I’ve joined the Tracking Wonder quest groups for a few years now. It means answering a series of prompts throughout the month of December to envision the coming year. The Quest has become a part of my annual journey and planning process. It’s not too late to join and connect with an incredible pack of artists, entrepreneurs and ordinary, authentic, messy people. http://quest2017.com
Last year was one of dissolution for me. My Quest last year was largely private, and often angsty. I was not sure of who I was, or what would come of 2016. That turned out to be prophetic for the way 2016 has gone in general.
In the last few weeks, you’ve seen more blog posts here than I’ve posted in the entire year prior. As I skim my last several blog posts, the tone and voice of them had already shifted. It is heartening to see that I’ve been becoming someone all along.
If I’m going to do this, and if I’m going to keep writing healing posts, if I’m going to step all the way into my story, then it can’t be a secret. I have to own it. I have to go there. There is a lot of fear that comes with this vulnerability. There is a part of me that would prefer to keep my secret self safe and free from scrutiny or critique. There is a larger, louder part that is demanding recognition.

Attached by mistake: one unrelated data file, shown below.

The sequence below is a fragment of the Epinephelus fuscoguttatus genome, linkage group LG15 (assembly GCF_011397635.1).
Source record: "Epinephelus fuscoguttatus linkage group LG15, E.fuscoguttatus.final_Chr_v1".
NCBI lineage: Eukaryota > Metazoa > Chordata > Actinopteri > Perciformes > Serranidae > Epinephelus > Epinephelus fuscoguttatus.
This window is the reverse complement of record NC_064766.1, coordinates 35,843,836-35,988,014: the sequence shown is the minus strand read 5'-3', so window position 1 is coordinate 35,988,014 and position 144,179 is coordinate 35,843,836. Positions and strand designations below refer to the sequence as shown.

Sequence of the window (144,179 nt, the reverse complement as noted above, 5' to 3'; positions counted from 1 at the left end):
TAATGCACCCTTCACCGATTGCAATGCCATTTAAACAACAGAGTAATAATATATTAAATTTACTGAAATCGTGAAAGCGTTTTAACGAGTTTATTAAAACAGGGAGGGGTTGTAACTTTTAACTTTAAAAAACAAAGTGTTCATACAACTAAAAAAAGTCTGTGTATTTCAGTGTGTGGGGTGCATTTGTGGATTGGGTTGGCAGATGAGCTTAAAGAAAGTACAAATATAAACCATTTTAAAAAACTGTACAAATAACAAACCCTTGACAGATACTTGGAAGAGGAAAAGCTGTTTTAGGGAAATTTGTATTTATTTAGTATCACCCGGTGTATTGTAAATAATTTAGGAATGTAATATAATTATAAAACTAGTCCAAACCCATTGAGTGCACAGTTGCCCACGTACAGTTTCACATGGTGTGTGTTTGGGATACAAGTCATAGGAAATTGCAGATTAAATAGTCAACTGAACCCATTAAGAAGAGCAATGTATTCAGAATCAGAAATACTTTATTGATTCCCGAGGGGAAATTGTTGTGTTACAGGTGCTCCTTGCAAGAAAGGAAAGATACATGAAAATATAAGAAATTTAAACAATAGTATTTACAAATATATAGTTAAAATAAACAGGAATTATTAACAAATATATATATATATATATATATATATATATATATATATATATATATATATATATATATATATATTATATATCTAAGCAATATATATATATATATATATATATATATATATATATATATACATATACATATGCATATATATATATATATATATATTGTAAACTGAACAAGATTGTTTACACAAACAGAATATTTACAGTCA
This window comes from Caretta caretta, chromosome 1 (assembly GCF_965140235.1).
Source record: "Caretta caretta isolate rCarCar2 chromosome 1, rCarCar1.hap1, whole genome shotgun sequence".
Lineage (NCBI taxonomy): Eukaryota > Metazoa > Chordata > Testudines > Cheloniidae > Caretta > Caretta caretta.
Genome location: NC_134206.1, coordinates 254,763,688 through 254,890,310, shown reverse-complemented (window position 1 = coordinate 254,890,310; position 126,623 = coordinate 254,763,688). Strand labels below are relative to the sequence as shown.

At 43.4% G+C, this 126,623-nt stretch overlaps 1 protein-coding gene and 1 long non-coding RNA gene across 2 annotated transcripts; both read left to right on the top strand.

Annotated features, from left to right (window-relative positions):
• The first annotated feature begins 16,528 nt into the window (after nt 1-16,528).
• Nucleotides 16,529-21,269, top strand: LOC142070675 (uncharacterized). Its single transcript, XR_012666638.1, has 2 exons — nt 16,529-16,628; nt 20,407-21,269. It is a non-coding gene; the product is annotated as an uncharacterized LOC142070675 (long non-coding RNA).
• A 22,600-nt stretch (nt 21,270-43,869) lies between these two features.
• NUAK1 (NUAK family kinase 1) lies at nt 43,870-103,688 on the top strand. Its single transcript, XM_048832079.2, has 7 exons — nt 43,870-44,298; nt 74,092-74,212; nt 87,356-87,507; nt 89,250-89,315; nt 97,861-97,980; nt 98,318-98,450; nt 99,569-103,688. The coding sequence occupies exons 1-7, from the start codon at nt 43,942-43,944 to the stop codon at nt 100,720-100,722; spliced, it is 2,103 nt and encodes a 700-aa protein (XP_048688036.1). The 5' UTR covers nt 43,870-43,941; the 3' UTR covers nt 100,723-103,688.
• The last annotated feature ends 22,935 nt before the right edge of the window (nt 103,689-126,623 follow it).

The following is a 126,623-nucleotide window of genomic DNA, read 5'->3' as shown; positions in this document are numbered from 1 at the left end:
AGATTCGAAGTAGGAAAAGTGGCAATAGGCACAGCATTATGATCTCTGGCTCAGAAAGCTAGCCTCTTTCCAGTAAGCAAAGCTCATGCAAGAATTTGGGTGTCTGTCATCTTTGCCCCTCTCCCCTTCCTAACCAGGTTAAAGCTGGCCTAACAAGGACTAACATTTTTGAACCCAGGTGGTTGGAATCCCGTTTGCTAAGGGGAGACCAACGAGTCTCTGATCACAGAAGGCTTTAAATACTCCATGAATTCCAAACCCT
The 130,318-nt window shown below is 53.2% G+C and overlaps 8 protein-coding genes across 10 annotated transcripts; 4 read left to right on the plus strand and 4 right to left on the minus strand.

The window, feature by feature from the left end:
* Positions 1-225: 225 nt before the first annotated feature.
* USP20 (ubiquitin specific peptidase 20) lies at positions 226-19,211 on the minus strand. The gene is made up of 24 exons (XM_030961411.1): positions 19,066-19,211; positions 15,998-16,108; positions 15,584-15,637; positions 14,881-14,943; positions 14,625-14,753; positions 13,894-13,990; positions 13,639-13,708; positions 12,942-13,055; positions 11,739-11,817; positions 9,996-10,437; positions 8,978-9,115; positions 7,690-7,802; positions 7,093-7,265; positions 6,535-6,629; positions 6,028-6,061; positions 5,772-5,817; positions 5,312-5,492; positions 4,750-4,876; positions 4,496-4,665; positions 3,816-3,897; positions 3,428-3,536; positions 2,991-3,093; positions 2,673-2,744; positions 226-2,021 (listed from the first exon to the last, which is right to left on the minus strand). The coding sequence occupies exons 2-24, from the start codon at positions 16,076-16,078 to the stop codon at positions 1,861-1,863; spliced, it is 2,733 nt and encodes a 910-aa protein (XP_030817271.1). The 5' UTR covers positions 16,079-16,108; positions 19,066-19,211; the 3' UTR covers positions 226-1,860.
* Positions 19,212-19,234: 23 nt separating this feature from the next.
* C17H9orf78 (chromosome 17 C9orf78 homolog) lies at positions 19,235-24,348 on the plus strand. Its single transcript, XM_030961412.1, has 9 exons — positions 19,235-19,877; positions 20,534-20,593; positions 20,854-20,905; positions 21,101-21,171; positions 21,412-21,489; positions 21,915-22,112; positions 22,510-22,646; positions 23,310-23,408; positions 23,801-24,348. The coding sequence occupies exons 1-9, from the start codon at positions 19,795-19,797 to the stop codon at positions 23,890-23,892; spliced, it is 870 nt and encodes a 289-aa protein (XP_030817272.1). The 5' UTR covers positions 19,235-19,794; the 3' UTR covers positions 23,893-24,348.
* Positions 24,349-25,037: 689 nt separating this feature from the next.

Buckle up, buttercup. It’s about to get weird.
Today’s prompt is from visionary, author and speaker, Krista Tippet. Krista asks:
What is your vocation, your sense of callings as a human being at this point in your life, both in and beyond job and title?
I’ve always had a strange mix of things that attracted me. I wanted to be an astronaut, a college professor, a marine biologist. I wanted to be a rock star, an actor, an author. I wanted to be a diplomat, a linguist, a traveler. Lately, I’ve explored the desire to be a docent, a student, a scholar. What I am is a storyteller, a healer, a catalyst.
To really understand this calling, you need to read this excerpt from the introduction of Martin Prechtel’s The Disobedience of the Daughter of the Sun.
There are stories, other stories and still different stories; there are myths, legends, fairy tales, folk tales, and many others. …this story and others like it are not regular stories. They are not the easy stories; they are not folktales. Perhaps they are mythological, but on the other hand, they’re not that either. They are the special stories.
What can be said about them is that they are alive, and being alive they are not just told at any time, but only in the dark. Though everyone by a certain age knows a version of these living stories, only certain people, those accepted storytellers, can tell them and will admit to their knowledge of them, for it is in the telling only that these stories live, and being ancient, big and hungry, they must be brought alive well.
Another thing we could say is that these stories are from the other world, the invisible world, the world of life-giving spirit out of which these types of stories come clicking and clanking as bare bony frames of themselves until the storyteller the “word maker” Bney Tzii, refleshes each story, “re-membering” it back to life using the everyday life of the village world to dress the bones.
What is my True Calling?
I’m a Storyteller. I remember the big, hungry stories. And they remember me.